I’ve made a Python script that (for now at least) plots the number of times each package on my system was installed + upgraded. That is, if the y-axis reads “2”, it means the package was installed and upgraded once. If the y-axis reads “1” it means the package was installed once and never upgraded.
As my system is rather new (about 2 months old), most packages were not upgraded. The package that was most upgraded was Linux (10 times), followed by youtube-dl and python-setuptools. I decided to only show the name of these 3 packages as they were the most upgraded and the x-axis would contain 531 package’s names if I were to show them all.
I seek to post the code soon on github so you can use it and modify it as you wish.
Below is a Python code for a very simple bot that logs in into FICS, ask for a username and password that one must manually enter and then the bot will chat in channel 53, a channel for general discussion where guests can participate.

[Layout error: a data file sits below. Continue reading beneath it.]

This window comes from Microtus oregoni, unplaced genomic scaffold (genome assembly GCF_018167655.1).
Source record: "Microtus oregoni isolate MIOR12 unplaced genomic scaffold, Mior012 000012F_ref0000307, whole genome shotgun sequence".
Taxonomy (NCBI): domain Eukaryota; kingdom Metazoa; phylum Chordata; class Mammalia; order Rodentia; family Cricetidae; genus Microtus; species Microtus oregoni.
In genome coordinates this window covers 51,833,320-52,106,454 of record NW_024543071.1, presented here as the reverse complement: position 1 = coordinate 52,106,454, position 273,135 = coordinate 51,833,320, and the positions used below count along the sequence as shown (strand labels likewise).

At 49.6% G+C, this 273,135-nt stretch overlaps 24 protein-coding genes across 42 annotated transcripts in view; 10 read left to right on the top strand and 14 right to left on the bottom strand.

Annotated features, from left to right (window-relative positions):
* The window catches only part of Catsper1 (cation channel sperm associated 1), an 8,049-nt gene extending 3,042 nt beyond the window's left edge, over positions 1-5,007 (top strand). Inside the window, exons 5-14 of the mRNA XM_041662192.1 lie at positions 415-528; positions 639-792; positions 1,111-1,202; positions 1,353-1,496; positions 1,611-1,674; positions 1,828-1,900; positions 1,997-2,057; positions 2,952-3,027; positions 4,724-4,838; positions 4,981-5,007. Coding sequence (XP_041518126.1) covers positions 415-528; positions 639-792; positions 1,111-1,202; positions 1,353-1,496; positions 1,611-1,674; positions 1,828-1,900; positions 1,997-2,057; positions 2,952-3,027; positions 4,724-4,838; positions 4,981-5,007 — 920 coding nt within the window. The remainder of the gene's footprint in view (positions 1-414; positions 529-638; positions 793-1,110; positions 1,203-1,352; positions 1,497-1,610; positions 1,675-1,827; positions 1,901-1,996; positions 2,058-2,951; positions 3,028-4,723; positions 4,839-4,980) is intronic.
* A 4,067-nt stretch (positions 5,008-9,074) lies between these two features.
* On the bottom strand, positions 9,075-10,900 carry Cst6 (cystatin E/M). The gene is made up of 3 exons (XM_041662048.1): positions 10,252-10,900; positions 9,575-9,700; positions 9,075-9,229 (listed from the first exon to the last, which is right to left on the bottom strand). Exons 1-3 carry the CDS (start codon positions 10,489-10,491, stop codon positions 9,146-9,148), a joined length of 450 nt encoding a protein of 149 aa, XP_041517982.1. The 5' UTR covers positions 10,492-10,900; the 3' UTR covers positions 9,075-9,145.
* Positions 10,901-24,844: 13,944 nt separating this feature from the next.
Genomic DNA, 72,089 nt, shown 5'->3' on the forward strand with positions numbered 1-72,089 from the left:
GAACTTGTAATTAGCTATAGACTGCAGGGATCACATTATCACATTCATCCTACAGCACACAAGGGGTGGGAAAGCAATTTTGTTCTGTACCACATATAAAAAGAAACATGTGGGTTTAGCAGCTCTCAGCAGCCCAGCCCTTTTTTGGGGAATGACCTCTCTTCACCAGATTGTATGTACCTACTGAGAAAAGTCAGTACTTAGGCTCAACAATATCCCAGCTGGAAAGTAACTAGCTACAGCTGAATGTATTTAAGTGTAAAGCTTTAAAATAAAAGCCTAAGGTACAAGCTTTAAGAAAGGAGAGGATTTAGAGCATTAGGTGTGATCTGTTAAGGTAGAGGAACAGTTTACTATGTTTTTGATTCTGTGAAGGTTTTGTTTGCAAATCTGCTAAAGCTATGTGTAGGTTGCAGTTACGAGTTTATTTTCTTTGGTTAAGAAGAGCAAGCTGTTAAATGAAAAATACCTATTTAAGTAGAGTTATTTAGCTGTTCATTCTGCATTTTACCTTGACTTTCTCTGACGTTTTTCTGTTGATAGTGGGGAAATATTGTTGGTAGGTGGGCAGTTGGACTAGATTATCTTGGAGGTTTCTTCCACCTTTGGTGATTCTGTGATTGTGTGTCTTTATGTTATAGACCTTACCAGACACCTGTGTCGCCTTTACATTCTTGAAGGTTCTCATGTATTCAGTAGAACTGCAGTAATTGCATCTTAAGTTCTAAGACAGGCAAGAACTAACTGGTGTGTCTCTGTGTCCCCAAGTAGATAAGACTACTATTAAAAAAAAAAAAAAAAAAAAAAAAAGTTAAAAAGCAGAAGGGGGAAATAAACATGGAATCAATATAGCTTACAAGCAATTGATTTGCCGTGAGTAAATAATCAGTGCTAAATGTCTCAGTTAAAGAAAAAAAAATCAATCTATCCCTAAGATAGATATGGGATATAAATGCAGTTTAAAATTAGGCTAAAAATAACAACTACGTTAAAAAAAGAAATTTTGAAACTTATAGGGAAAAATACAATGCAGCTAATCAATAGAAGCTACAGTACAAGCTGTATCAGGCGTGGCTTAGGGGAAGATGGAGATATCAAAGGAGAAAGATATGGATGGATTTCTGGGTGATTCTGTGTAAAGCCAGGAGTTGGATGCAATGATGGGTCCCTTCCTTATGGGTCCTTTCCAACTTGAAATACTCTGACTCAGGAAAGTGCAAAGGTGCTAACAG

The code assume that you have a file called “random-words.txt” in /path-to/ directory. You can edit those according to your needs. The bot will randomly pick lines in the text file and send them in the 53th channel. It will do so at a rate of 1 line every 30 seconds by default, but this is adjustable.
Have fun editing and using this bot!
HOST = "freechess.org"
# user = raw_input("Enter your user name account: ")
user = input("Enter your user name account: ")
password = input("Enter your password: ")
user_bytes = user.encode('utf-8')
password_bytes = password.encode('utf-8')
tn = telnetlib.Telnet(HOST)
tn.write(user_bytes + b"\n")
tn.write(password_bytes + b"\n")
tn.write(b"set tell 1\n")
tn.write(b"set pin 1\n")
tn.write(b"tell 53 Hello, I am a robot!\n")
word_file = "/path-to/random-words.txt"
WORDS = open(word_file).read().splitlines()
word = random.choice(WORDS)
word_bytes = word.encode('utf-8')
tn.write(b"t 53 " + word_bytes + b"\n")